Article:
Respondent's counsel admits that from October 1986 (when he was advised by the Appeals Division of the related case) through March 1989 (when he was advised of the discharge in bankruptcy), he "lost track of the case." In this regard, we note that this case was part of the Mar Oil litigation project, which involved thousands of cases, most of which have not yet been closed. It is questionable whether respondent's counsel should have taken steps to lift the stay in order to file the motion to amend his answer. Certainly, he cannot be accused in this regard of willful neglect. It is reasonable that he waited for notification of the discharge. Upon learning of the discharge, respondent's counsel filed his motion on April 26, 1989. We believe under these circumstances that respondent's counsel acted with reasonable diligence.
We also find that petitioners have not shown surprise or substantial disadvantage in regard to contesting the new adjustments. Petitioners were on notice as to the proposed adjustments by reason of their receipt of the revenue agent's report after receiving the notice of deficiency. They referred the matter to their accountant, who proceeded to pursue an administrative resolution, even to the point of extending the statute of limitations. Petitioners can hardly claim surprise to their disadvantage. Lewis v. Commissioner [Dec. 44,792], 90 T.C. 1044 (1988), does not compel a contrary conclusion.
Respondent bears the burden of proof with regard to these adjustments, Rule 142(a), and petitioners will be entitled to a full and fair hearing thereon. Since the case has not yet been calendared, ample time exists for exploration of the facts by petitioners either informally or through discovery. We think that justice requires the granting of respondent's motion and further believe that no sanctions should accompany that grant.
In addition to Waterman, petitioners rely on Betz v. Commissioner [Dec. 44,729], 90 T.C. 816 (1988), and Vermouth v. Commissioner [Dec. 43,984], 88 T.C. 1488 (1987). Both Betz and Vermouth deal with instances in which respondent failed to file his original answer to the petition. In Betz, respondent believed that the answer had been mailed to the Court timely, but failed to follow established procedures to insure such receipt. Respondent, in response to a Court order, offered a proposed answer approximately 22 months beyond its due date. The Court, in Betz, allowed the answer to be filed, but imposed a sanction against respondent by holding no additional interest would be due under section 6621(c). In Vermouth, respondent's counsel failed to file a timely answer and twice moved to extend the time for filing due to his inability to obtain the administrative file. This inability was found to be due to "bureaucratic inertia," which could have been overcome by diligent efforts. In Vermouth, the answer was also permitted to be filed, but allegations pertaining to fraud were stricken as a sanction on the ground that respondent's actions were not beyond his control. Each of these cases is distinguishable on its facts.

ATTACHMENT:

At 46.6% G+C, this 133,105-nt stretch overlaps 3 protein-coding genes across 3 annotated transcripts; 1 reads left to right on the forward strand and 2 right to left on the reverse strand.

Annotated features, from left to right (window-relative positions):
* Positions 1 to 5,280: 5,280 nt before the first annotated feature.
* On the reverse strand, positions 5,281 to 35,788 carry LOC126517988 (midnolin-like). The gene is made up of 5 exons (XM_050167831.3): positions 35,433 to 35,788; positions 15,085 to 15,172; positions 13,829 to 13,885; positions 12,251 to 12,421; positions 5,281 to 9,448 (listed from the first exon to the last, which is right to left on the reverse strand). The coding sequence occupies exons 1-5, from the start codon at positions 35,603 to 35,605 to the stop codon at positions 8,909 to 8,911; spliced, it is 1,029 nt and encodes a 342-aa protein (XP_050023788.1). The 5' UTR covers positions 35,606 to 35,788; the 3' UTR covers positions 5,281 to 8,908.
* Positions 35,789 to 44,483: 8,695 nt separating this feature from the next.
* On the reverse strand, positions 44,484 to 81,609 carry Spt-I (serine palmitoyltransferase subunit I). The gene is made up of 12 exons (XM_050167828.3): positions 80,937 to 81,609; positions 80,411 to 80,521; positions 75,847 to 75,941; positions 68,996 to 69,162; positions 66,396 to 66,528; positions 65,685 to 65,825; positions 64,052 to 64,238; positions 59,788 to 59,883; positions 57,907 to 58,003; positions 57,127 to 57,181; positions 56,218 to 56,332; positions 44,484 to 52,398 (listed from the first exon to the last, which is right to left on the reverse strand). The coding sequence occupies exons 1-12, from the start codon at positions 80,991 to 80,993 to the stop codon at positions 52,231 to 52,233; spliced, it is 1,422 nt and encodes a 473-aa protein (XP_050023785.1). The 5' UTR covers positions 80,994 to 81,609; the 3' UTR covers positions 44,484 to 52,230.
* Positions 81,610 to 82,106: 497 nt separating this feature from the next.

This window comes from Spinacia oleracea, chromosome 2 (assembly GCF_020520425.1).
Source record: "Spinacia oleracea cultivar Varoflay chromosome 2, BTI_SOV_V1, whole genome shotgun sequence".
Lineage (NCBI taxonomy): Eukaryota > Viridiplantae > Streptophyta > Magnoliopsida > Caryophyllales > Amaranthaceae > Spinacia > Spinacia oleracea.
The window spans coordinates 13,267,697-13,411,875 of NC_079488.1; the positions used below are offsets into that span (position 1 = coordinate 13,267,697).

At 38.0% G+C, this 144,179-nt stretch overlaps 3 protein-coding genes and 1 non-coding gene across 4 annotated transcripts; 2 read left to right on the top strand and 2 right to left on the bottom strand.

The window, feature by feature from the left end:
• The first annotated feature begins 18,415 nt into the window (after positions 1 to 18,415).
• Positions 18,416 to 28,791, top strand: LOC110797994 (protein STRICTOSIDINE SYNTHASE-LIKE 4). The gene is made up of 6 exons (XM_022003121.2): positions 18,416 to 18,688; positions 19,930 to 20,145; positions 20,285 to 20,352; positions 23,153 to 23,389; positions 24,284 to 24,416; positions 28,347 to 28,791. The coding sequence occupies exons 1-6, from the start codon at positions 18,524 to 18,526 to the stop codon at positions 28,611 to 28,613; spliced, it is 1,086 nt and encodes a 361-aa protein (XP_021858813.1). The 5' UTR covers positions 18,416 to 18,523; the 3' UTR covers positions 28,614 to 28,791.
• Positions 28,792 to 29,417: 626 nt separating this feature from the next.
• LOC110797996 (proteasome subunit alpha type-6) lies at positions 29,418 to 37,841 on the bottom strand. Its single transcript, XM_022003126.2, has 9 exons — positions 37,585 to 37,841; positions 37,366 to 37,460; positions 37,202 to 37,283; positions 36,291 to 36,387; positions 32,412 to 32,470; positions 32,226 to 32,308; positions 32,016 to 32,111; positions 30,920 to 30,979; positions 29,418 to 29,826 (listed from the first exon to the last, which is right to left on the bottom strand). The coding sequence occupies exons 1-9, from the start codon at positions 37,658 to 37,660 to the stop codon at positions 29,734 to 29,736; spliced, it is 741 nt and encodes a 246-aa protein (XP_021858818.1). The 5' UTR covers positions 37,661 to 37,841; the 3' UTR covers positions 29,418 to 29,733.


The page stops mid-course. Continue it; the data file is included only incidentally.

Petitioners further assert that they were prejudiced by respondent's failure to move the Bankruptcy Court for leave to lift the automatic stay to allow respondent to file the amended answer with this Court. Petitioners argue that by not seeking to lift the stay, respondent was denying petitioners the opportunity of disposing of the adjustments at issue in the Bankruptcy Court. However, respondent was under no duty to bring such a motion before the Bankruptcy Court. Furthermore, petitioners' inability to litigate the adjustments before the Bankruptcy Court will not prevent them from contesting respondent's adjustments in this forum.
Respondent's motion for leave to file an amendment to his answer will be granted.